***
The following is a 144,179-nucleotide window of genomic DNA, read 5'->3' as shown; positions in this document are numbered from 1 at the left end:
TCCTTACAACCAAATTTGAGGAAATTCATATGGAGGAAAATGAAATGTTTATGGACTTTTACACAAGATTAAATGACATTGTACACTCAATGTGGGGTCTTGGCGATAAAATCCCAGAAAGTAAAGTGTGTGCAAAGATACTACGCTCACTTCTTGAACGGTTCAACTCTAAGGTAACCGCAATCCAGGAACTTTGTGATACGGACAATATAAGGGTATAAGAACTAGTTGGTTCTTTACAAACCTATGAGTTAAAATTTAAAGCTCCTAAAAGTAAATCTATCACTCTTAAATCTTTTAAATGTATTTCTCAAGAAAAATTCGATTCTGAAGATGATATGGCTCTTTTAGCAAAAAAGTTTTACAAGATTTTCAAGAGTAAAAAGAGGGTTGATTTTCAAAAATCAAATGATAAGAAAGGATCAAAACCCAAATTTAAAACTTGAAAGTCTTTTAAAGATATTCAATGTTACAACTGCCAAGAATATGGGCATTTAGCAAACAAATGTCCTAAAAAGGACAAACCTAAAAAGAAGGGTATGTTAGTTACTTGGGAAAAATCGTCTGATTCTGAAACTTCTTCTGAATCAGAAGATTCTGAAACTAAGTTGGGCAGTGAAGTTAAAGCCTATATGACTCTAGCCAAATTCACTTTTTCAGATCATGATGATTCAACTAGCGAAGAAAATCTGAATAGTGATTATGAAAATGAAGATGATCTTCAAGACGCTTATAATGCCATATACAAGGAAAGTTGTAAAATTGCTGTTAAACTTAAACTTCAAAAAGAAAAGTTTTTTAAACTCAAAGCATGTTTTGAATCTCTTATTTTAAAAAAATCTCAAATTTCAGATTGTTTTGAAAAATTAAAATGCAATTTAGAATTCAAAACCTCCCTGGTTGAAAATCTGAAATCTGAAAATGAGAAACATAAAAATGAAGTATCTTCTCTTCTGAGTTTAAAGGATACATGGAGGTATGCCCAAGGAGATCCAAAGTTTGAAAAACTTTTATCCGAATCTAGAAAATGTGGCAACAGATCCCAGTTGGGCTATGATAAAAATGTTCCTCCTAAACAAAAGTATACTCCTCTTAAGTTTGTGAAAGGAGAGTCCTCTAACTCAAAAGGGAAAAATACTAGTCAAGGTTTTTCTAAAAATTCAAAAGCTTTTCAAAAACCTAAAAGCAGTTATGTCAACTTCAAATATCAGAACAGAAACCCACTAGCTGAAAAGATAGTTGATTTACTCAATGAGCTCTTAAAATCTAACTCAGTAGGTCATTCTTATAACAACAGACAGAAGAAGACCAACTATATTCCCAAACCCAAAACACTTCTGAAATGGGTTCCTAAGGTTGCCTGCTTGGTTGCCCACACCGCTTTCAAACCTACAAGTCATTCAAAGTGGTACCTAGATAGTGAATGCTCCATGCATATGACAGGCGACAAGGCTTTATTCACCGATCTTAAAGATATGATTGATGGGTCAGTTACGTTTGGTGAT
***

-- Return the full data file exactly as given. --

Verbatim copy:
The following is a 144,179-nucleotide window of genomic DNA, read 5'->3' as shown; positions in this document are numbered from 1 at the left end:
TCCTTACAACCAAATTTGAGGAAATTCATATGGAGGAAAATGAAATGTTTATGGACTTTTACACAAGATTAAATGACATTGTACACTCAATGTGGGGTCTTGGCGATAAAATCCCAGAAAGTAAAGTGTGTGCAAAGATACTACGCTCACTTCTTGAACGGTTCAACTCTAAGGTAACCGCAATCCAGGAACTTTGTGATACGGACAATATAAGGGTATAAGAACTAGTTGGTTCTTTACAAACCTATGAGTTAAAATTTAAAGCTCCTAAAAGTAAATCTATCACTCTTAAATCTTTTAAATGTATTTCTCAAGAAAAATTCGATTCTGAAGATGATATGGCTCTTTTAGCAAAAAAGTTTTACAAGATTTTCAAGAGTAAAAAGAGGGTTGATTTTCAAAAATCAAATGATAAGAAAGGATCAAAACCCAAATTTAAAACTTGAAAGTCTTTTAAAGATATTCAATGTTACAACTGCCAAGAATATGGGCATTTAGCAAACAAATGTCCTAAAAAGGACAAACCTAAAAAGAAGGGTATGTTAGTTACTTGGGAAAAATCGTCTGATTCTGAAACTTCTTCTGAATCAGAAGATTCTGAAACTAAGTTGGGCAGTGAAGTTAAAGCCTATATGACTCTAGCCAAATTCACTTTTTCAGATCATGATGATTCAACTAGCGAAGAAAATCTGAATAGTGATTATGAAAATGAAGATGATCTTCAAGACGCTTATAATGCCATATACAAGGAAAGTTGTAAAATTGCTGTTAAACTTAAACTTCAAAAAGAAAAGTTTTTTAAACTCAAAGCATGTTTTGAATCTCTTATTTTAAAAAAATCTCAAATTTCAGATTGTTTTGAAAAATTAAAATGCAATTTAGAATTCAAAACCTCCCTGGTTGAAAATCTGAAATCTGAAAATGAGAAACATAAAAATGAAGTATCTTCTCTTCTGAGTTTAAAGGATACATGGAGGTATGCCCAAGGAGATCCAAAGTTTGAAAAACTTTTATCCGAATCTAGAAAATGTGGCAACAGATCCCAGTTGGGCTATGATAAAAATGTTCCTCCTAAACAAAAGTATACTCCTCTTAAGTTTGTGAAAGGAGAGTCCTCTAACTCAAAAGGGAAAAATACTAGTCAAGGTTTTTCTAAAAATTCAAAAGCTTTTCAAAAACCTAAAAGCAGTTATGTCAACTTCAAATATCAGAACAGAAACCCACTAGCTGAAAAGATAGTTGATTTACTCAATGAGCTCTTAAAATCTAACTCAGTAGGTCATTCTTATAACAACAGACAGAAGAAGACCAACTATATTCCCAAACCCAAAACACTTCTGAAATGGGTTCCTAAGGTTGCCTGCTTGGTTGCCCACACCGCTTTCAAACCTACAAGTCATTCAAAGTGGTACCTAGATAGTGAATGCTCCATGCATATGACAGGCGACAAGGCTTTATTCACCGATCTTAAAGATATGATTGATGGGTCAGTTACGTTTGGTGAT